Love one another but make not a bond of love:
Let it rather be a moving sea between the shores of your souls.
Fill each other’s cup but drink not from one cup.
Give one another of your bread but eat not from the same loaf.
Sing and dance together and be joyous, but let each one of you be alone,
Even as the strings of a lute are alone though they quiver with the same music.
Give your hearts, but not into each other’s keeping.
For only the hand of Life can contain your hearts.
And stand together, yet not too near together:
For the pillars of the temple stand apart,
And the oak tree and the cypress grow not in each other’s shadow.

Thoughts on a PeaceTech industry

Two speakers at Build Peace 2015 put forward the idea that there is great potential for the private sector to lead innovation in the use of technology for peace. Sheldon Himelfarb spoke about how the global ubiquity of low‐cost, easy‐to‐access technology is enabling the emergence of a new breed of social entrepreneur, creating market‐based peacebuilding opportunities that move beyond the historic purview of governments, foundations, and NGOs. Mark Nelson described peace technology as mediating technology that acts as an intervening agent, augmenting our ability to engage positively with others. He explained that he believes there is a powerful potential for good implicit in these technologies.

There is of course much potential in collaborations between peacebuilders and the private sector. But it’s neither straightforward nor implicit – here are some questions I think we need to ask of the development of a PeaceTech industry.

IMG_3264

Graphic recording by Claudia Meier.

PeaceTech company? Prove it.

Mark Nelson talks of Airbnb as the largest peace technology company in the world. By enabling millions of strangers from different cultures to host each other, it achieves citizen diplomacy at a scale no NGO could dream of. It may sound like a compelling example, but I’m not sure we have the data to prove it. As Rodrigo Davies recently wrote.

It’s possible, but unproven that Airbnb’s success has led to greater cross-cultural and cross-racial contact, and therefore has promoted peaceful international relations. On the other hand, use of the platform could replicate existing cultural ties or encourage homophily, a trend that Ethan Zuckerman has observed among many online communities.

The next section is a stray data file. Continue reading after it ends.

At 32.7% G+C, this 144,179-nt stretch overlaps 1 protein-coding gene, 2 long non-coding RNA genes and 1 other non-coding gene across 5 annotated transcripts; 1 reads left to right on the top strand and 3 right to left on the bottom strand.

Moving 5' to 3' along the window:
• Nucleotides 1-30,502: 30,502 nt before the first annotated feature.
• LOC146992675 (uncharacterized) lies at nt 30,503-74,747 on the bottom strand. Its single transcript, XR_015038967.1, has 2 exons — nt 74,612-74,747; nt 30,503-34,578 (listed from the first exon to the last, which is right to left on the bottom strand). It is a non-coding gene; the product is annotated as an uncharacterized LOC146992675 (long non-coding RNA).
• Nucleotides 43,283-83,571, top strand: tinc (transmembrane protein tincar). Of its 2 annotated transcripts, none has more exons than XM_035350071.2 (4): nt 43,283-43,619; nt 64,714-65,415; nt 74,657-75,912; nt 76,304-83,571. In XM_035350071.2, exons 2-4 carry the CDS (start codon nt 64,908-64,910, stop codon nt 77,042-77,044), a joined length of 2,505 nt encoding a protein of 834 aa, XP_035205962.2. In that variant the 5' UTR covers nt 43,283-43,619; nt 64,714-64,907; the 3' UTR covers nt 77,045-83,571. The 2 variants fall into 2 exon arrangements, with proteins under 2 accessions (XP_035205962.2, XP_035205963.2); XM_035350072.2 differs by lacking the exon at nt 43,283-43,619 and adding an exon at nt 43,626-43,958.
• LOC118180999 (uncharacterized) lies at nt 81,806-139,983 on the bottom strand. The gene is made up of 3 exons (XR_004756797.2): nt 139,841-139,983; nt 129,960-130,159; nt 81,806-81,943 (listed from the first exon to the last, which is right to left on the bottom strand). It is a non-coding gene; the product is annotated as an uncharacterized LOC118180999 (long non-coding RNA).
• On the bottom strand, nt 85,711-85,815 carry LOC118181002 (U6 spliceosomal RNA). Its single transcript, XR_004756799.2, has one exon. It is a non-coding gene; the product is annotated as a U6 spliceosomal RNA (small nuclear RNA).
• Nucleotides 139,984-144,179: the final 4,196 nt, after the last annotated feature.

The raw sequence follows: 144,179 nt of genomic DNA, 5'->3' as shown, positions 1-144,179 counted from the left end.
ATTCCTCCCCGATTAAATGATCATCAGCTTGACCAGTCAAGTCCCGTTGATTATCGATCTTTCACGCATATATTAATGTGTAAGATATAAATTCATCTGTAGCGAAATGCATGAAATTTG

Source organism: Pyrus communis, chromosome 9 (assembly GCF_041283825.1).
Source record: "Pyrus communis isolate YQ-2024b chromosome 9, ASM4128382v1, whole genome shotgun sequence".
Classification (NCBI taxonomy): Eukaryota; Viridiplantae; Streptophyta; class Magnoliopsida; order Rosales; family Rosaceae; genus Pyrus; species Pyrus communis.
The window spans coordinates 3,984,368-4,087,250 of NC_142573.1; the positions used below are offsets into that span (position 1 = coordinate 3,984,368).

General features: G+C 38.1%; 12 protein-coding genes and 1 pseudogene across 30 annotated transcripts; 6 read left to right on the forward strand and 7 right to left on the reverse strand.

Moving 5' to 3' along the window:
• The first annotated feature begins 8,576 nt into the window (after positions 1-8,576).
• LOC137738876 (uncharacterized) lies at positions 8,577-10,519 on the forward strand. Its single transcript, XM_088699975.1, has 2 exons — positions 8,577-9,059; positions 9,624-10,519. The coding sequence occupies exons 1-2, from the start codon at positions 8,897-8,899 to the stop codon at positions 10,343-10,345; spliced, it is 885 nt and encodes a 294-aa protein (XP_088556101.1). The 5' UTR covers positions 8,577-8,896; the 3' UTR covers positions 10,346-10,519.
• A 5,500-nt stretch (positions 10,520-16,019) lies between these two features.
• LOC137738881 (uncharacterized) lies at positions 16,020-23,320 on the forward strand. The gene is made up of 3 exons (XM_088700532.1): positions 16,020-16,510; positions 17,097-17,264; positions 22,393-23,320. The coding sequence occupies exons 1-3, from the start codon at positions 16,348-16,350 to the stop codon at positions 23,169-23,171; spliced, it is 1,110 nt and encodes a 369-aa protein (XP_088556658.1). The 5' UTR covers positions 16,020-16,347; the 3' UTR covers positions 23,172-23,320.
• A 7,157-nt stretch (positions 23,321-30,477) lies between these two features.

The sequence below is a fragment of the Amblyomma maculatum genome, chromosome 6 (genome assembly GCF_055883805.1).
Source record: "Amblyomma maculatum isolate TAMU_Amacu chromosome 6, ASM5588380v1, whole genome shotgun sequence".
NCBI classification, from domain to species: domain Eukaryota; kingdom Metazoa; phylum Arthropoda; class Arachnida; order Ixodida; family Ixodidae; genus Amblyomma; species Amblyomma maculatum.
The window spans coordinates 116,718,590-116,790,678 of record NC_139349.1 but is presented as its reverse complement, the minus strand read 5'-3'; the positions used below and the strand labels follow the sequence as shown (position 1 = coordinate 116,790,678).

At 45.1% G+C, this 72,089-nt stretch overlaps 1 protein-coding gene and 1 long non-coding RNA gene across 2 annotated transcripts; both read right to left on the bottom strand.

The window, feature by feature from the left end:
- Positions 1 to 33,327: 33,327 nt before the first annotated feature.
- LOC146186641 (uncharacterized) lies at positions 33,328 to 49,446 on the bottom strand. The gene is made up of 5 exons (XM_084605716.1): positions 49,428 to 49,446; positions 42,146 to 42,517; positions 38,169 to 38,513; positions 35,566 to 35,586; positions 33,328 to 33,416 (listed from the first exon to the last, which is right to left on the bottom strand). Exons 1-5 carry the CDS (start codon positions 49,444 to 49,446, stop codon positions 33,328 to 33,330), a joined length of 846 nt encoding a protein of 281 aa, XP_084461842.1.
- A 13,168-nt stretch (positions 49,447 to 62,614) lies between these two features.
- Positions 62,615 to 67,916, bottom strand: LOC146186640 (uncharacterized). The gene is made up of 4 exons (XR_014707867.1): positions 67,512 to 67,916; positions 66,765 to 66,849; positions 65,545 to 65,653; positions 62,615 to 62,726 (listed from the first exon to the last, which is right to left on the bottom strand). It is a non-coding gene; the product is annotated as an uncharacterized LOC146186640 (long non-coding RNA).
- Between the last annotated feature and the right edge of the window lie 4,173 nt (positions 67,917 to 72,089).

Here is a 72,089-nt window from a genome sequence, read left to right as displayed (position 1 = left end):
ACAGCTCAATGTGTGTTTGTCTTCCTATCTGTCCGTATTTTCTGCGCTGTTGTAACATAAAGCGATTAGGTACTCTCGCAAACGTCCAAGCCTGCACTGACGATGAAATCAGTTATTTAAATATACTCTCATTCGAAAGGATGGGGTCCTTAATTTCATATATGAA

The problem is we don’t have the data to prove that Airbnb is having a positive (peaceful) effect on relations between citizens. Do people from certain groups get turned down more often, reinforcing their sense of exclusion? Maybe Airbnb increases inclusion of marginalised groups, maybe not. Are people more likely to rent to people who are like them, encouraging homophily as Ethan suggests? Maybe Airbnb increases inter-group contact, maybe not. There is no implicit good in the platform.

As a point of principle, I think we have to stop calling any company a PeaceTech company unless they can prove it. Airbnb probably have the data to answer at least some of these questions. I’m not so sure they would willingly submit to this kind of scrutiny without an incentive though. More generally, in order to recognize PeaceTech companies, it would be necessary to develop a “peace standard” – a set of questions that companies need to answer before they can be recognized as contributing to a more peaceful world.

Let the mission drive problem selection.

One thing that (successful) technology companies do very well is to remain focused on the problem they are trying to solve. This is a critical principle in user-centered design: you don’t want to build a technology in search of a user. Rodrigo Davies summarizes this nicely as “let the problem serve the mission” and points to a useful lesson peacetech or civictech initiatives can learn from this approach: